By John Fredy Arango, Unbound staff member in Medellin, Colombia
The Colombian government has been in conflict with the Revolutionary Armed Forces of Colombia (FARC), the country’s largest guerrilla movement, since the 1960s, as well as other armed groups. More than 50 years of violence has had an impact on people from all parts of the country. Unbound staff member John Fredy Arango reflects on the recent evolution of the conflict.
I was barely in my mother’s womb when the echoes of war were already shaking my body. I was born and grew up, I became a young man and I heard those sounds of war again, but this time they were stronger. I saw how they were numbing the hopes and neutralizing the dreams of those around me.
Jim and Ellen Storey have been Unbound sponsors for 19 years. They sponsor four children in Colombia, where they recently visited on an Unbound Awareness Trip. Jim took some time to describe his experience with Unbound.
Read Jim’s insightful trip reflection.
Jacqueline Castiblanco Suarez, who was sponsored through Unbound from the time she was a young girl until she began a career in social work, and Judith Bautista, Unbound’s coordinator in Bogota, Colombia, know a lot about what goes into a good letter. They shared their expertise and gave several tips for writing a letter to your sponsored friend.
The Earth is a truly amazing place, from deserts to rain forests and ice-capped mountains. Check out these photos from some of the countries where Unbound works and immerse yourself in the sites seen by sponsored friends around the world.
See more photos
Some of the sweetest things in life are born out of adversity.
When Franceny’s father passed away when she was a little girl, she and her mother, Olga, moved from their home in another part of Colombia to Medellin, Colombia, to live with her grandparents.
Olga had to improvise to feed her family after her husband’s sudden death. She learned to make desserts and began selling them in her neighborhood and to bakeries.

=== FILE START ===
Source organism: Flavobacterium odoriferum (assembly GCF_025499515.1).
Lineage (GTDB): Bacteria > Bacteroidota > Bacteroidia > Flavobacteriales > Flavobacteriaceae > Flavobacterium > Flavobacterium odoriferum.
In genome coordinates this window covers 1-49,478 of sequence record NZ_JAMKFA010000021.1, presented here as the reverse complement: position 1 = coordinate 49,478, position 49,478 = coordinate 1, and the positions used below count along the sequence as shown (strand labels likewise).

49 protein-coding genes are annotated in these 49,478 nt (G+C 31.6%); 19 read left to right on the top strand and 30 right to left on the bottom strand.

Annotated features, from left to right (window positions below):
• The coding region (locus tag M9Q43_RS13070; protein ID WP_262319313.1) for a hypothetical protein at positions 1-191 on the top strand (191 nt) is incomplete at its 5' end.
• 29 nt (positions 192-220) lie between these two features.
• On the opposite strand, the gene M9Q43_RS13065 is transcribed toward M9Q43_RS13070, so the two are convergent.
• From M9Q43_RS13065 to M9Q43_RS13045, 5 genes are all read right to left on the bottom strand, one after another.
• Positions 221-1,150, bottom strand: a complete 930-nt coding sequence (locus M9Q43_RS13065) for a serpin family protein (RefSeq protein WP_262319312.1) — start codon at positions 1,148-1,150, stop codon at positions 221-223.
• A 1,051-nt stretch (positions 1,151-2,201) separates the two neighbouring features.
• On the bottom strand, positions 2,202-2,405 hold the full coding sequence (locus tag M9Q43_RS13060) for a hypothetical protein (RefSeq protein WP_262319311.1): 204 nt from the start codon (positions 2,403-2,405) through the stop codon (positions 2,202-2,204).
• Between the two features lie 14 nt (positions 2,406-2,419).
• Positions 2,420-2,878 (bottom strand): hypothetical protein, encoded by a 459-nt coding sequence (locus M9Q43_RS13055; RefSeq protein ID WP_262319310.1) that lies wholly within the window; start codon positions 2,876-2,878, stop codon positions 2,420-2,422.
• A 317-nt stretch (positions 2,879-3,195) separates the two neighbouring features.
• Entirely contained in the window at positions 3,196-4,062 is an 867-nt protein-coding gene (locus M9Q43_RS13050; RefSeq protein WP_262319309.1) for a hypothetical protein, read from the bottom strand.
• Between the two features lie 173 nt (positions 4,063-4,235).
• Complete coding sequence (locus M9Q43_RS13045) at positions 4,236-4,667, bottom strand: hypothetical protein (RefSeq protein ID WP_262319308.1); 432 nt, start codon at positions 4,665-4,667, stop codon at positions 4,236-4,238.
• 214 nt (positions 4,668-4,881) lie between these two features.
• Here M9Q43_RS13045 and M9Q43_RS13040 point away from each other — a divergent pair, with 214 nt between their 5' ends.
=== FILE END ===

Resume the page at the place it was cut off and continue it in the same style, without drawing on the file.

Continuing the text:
In Valparaiso, Chile, there might be a lot of stairs to climb to get home …
… But there’s also a spectacular view.
Over the last decade Unbound has been shifting more and more of the decision-making power into the hands of the families we serve. We believe that families know best what they need and when, so creating a program that is personalized to each family just made sense.
As part of that shift, our local staff have focused on providing guidance to the families on making budgets and goals for how they want to utilize their sponsorship benefits.
Personal program goals put into action a belief in the decision-making power of individual sponsored members. For this reason, goal setting and goal orientation are an important part of living out many other Unbound program characteristics. A personal goal is simply a specific dream about how someone’s life or situation will be in the future. A goal could be related to someone’s future career, education, health status or economic situation.
Staff members from our office in Antioquia, Colombia, came together to share the process they went through when transitioning to the method of using personal program goals.
Colombia has a long history of violence between government forces and militant groups. But increasingly there seems to be hope of a more lasting peace between the Farc rebels and the government, with the possibility that a deal could be signed later this month and the implementation overseen by the UN, according to the BBC. Though peace may be close, the decades-long conflict has created a huge impact, especially for families like Martha’s.
Martha and her family are originally from Antioquia, Colombia, and are part of a large number of internally displaced people.
Throughout his life, one of Alex’s biggest champions has been his grandfather Saniel. Growing up in Colombia, Alex was mostly raised by his grandfather, as his father left when he was still young and his mother works as a housemaid in a different city.
“My grandpa is the one who has always cared for me,” Alex said. “He has always been there for me. My mother works as a housemaid and we visit each other often. She comes here and I go there.”
Now 30, Alex learned a lot from Saniel. He learned how to overcome obstacles, about the importance of punctuality and encouraged Alex to take up sports. But most importantly, Saniel taught Alex not to let the fact that he was blind get in his way.